The future of ScalaCheck maintenance

Hi all,

Let me start by saying that I’m a big fan of ScalaCheck and the work done by @rickynils and all the other contributors, but with that said:

  • ScalaCheck is pretty central to the Scala ecosystem, it’s hard to find a project that doesn’t directly or indirectly depend on it.
  • ScalaCheck last release was 18 months ago.
  • There’s an open issue for making a 1.14.1 release, this issue has been open for over 5 months.
  • There are more than 20 open PRs, but excluding PRs related to version upgrades, nothing has been merged in over 5 months.
  • ScalaCheck does not compile with Dotty. Fixing that requires a handful of changes, but a PR implementing most of these changes has been sitting open for almost a year. So far, we’ve been able to work around that thanks to Dotty’s support for Scala 2 libraries but this is not a long-term solution.

Given all of this, I think it’s clear that ScalaCheck would benefit from more maintainers, and in fact there’s a 2 years old issue asking for that, where a plan to make a scalacheck organization was brought up but hasn’t been implemented so far.

To unblock the situation, I propose that we move scalacheck to the scala organization on github, this is less work than creating a brand new organization, and it guarantees that at no point in the future will the situation be bottlenecked like this again. Concretely, either a Scala org admin (@SethTisue ?) need to give @rickynils the necessary rights to move scalacheck, or @rickynils needs to make a Scala admin maintainer so that they can move the repo themselves.

There will be a lot of follow-up questions once this is done (e.g., should scalacheck be published under a different organization? If so, can we get scala-steward to ease the migration?), but I think that we should first focus on moving the repo, and that we can figure out everything else later, once people can start merging PRs again.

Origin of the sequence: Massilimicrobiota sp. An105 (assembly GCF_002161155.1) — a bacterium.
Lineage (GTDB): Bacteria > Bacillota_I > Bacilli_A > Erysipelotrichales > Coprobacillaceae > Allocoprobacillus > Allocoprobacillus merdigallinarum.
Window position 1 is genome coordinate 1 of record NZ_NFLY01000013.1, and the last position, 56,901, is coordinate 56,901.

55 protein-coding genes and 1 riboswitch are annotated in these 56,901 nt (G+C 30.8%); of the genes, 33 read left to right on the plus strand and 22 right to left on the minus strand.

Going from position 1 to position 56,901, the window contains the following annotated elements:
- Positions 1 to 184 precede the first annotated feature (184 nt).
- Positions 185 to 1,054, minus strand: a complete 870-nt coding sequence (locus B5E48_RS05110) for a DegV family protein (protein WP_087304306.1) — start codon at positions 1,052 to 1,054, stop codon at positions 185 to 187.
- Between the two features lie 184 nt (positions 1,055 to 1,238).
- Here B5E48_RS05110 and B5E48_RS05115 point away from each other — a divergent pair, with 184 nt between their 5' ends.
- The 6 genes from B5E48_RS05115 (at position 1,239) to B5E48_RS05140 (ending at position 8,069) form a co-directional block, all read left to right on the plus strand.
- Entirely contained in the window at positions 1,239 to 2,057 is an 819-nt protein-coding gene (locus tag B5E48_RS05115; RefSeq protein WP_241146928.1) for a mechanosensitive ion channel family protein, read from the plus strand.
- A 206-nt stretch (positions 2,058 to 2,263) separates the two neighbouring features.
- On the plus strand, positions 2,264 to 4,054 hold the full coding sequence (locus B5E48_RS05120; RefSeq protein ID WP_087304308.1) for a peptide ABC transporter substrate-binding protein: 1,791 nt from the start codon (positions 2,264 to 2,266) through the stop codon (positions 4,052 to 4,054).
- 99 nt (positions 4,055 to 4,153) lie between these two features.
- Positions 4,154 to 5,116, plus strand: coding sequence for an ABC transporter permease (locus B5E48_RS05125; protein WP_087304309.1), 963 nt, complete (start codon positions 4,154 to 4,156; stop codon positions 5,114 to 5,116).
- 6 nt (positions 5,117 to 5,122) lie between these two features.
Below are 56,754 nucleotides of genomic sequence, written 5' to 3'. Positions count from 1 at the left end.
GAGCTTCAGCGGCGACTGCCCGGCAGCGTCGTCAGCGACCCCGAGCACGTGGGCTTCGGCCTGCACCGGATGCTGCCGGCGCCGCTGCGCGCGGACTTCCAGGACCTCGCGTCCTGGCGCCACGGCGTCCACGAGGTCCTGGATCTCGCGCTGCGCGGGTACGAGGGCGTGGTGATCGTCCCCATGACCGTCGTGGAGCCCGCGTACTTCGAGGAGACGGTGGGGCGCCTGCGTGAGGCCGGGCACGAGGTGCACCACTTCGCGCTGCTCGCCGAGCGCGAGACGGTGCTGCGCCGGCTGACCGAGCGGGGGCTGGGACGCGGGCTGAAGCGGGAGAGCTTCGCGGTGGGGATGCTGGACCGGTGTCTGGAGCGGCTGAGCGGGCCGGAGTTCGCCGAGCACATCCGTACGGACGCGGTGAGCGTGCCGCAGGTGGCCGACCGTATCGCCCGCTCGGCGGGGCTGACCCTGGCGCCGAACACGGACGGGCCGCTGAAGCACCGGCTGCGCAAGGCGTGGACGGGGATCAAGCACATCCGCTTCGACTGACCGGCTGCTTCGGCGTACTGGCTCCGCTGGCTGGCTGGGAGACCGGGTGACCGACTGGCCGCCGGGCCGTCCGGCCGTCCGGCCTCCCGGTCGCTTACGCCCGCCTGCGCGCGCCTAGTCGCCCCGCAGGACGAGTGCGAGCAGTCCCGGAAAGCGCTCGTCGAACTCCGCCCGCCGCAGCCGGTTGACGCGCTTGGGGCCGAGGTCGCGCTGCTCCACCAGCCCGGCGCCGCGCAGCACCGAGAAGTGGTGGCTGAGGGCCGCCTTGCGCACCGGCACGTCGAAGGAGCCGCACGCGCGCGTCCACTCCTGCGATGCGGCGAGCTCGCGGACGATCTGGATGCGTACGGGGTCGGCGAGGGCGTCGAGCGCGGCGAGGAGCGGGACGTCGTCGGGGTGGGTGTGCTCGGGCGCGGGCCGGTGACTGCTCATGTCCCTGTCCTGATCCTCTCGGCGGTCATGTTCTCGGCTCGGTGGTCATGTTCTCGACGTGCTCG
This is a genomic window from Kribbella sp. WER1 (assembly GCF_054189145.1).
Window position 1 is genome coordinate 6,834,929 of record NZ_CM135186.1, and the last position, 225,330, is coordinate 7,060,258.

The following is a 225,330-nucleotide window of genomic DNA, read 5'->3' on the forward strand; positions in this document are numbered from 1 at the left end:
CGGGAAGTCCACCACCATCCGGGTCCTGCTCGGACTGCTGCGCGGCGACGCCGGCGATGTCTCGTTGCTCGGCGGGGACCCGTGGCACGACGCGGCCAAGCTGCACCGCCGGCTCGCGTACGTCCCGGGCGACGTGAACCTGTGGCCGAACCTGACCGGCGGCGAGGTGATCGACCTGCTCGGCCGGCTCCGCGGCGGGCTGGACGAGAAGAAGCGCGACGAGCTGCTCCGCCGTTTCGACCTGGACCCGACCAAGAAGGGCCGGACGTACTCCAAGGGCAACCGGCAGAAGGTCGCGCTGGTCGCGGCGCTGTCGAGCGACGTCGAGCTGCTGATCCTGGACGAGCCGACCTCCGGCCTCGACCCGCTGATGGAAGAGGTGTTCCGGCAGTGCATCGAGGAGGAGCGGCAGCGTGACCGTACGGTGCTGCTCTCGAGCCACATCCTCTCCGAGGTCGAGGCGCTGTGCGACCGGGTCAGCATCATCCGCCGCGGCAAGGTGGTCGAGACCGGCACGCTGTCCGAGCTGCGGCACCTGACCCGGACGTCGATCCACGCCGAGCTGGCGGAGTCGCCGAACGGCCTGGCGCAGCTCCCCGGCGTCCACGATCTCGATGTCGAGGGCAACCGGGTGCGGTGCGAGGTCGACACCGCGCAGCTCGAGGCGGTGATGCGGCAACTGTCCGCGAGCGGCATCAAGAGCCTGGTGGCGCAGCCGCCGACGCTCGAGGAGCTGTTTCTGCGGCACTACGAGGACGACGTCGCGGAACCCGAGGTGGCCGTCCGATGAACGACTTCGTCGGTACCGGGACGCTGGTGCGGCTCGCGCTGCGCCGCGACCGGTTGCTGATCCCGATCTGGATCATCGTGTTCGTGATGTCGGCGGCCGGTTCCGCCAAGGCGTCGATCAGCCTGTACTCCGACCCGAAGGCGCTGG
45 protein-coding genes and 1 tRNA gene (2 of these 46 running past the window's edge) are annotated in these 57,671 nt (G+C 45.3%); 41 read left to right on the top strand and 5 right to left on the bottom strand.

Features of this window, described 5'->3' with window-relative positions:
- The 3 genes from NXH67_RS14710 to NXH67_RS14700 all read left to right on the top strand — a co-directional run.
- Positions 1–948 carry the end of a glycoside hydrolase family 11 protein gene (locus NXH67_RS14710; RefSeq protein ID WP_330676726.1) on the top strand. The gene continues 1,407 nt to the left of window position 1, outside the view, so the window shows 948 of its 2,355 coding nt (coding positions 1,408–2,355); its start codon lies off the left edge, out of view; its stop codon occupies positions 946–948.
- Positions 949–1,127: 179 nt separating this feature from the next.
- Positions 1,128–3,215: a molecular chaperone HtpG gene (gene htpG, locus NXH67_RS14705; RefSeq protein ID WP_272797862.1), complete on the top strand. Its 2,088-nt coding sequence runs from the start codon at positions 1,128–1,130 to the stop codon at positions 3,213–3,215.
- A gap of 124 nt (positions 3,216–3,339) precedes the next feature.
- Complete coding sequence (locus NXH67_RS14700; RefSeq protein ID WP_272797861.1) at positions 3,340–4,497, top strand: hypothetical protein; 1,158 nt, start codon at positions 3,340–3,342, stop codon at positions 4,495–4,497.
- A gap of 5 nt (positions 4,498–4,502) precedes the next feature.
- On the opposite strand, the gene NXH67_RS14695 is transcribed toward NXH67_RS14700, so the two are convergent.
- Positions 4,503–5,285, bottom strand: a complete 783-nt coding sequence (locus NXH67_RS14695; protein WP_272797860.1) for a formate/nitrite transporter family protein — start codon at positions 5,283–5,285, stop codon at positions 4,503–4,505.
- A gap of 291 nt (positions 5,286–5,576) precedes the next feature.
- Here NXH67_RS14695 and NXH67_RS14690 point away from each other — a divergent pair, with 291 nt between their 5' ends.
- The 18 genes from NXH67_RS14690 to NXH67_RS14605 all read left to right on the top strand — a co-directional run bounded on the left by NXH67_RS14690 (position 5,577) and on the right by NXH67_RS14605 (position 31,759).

Does that seem like a good plan ?

PS: If you’re interested in recommending a different property checking library or calling for a new one to be written, please make a new topic to discuss that, the linear nature of Discourse means that we have to keep threads focused if we want them to be useful discussion tools.


ScalaCheck is in dire need of more maintenance and the way practically all the libraries at the root of most dependency trees (Cats, Shapeless, etc.) use ScalaCheck is a pretty good indicator to me that moving it to the Scala org is a good idea :+1:

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ScalaCheck is a very fine library, and has served the Scala community well over the years. More recently, there has been quite a lot of innovation in the property testing space, ranging from free shrinking to permutative / perturbation testing to exhaustive checking to type class-free designs. In this context, the design of ScalaCheck is showing signs of aging.

Moving ScalaCheck into scala and maintaining backward compatibility is one solution to the dependency problem, but given the space is ripe for continued evolution, it may not represent the best possible timing for such a move; nor is any one property checking library necessarily a core piece of Scala infrastructure, at least to the same extent as the compiler or standard library.

Instead, I would suggest that the pain of depending on ScalaCheck may represent a good forcing function for library authors to evaluate newer alternatives, such as Scala Hedgehog; alternatives that are likely to be increasingly favored in the years to come.